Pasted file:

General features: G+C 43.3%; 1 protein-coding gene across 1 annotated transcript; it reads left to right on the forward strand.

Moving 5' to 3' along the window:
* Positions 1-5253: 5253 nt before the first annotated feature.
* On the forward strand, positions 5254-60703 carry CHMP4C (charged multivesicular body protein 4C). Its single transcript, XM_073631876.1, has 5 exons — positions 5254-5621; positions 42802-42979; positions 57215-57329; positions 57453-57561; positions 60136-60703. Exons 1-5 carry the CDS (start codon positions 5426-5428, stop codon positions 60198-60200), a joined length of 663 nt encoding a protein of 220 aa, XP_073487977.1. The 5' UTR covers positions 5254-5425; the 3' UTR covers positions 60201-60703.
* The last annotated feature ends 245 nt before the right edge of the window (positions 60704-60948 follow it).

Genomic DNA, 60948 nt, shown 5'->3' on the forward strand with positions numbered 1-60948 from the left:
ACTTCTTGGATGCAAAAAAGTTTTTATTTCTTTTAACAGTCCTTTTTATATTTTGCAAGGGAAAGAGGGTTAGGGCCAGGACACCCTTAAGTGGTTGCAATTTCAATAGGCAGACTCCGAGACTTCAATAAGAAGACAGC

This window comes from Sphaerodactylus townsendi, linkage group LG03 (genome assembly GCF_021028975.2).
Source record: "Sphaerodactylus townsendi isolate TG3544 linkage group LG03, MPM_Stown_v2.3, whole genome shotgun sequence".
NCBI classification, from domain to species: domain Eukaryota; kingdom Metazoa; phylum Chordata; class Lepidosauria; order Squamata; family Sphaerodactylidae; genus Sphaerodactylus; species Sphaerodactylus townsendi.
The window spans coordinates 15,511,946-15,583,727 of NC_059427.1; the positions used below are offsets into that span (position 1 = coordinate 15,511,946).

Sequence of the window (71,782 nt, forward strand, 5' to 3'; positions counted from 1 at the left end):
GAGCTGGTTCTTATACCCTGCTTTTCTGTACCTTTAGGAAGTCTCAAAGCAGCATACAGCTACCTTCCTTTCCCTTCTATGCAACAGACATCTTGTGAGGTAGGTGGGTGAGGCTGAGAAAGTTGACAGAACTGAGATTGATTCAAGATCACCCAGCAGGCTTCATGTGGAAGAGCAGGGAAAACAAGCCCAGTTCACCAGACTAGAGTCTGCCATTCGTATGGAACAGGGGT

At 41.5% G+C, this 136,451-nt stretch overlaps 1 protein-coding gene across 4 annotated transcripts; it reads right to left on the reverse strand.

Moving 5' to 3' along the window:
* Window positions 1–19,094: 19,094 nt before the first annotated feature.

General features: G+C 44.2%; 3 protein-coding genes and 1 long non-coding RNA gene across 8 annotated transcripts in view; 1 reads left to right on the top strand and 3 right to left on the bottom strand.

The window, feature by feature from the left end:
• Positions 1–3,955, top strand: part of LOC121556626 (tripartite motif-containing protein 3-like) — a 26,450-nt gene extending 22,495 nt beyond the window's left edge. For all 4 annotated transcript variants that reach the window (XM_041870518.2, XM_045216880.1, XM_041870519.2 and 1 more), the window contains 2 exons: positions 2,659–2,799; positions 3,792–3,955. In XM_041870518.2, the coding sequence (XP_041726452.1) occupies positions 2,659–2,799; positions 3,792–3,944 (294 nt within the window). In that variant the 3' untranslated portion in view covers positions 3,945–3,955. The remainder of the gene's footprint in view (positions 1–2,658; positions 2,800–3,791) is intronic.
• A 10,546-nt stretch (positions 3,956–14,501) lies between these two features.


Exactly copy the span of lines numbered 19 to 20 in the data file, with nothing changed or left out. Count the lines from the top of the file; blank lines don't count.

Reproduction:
• Positions 1–3,955, top strand: part of LOC121556626 (tripartite motif-containing protein 3-like) — a 26,450-nt gene extending 22,495 nt beyond the window's left edge. For all 4 annotated transcript variants that reach the window (XM_041870518.2, XM_045216880.1, XM_041870519.2 and 1 more), the window contains 2 exons: positions 2,659–2,799; positions 3,792–3,955. In XM_041870518.2, the coding sequence (XP_041726452.1) occupies positions 2,659–2,799; positions 3,792–3,944 (294 nt within the window). In that variant the 3' untranslated portion in view covers positions 3,945–3,955. The remainder of the gene's footprint in view (positions 1–2,658; positions 2,800–3,791) is intronic.
• A 10,546-nt stretch (positions 3,956–14,501) lies between these two features.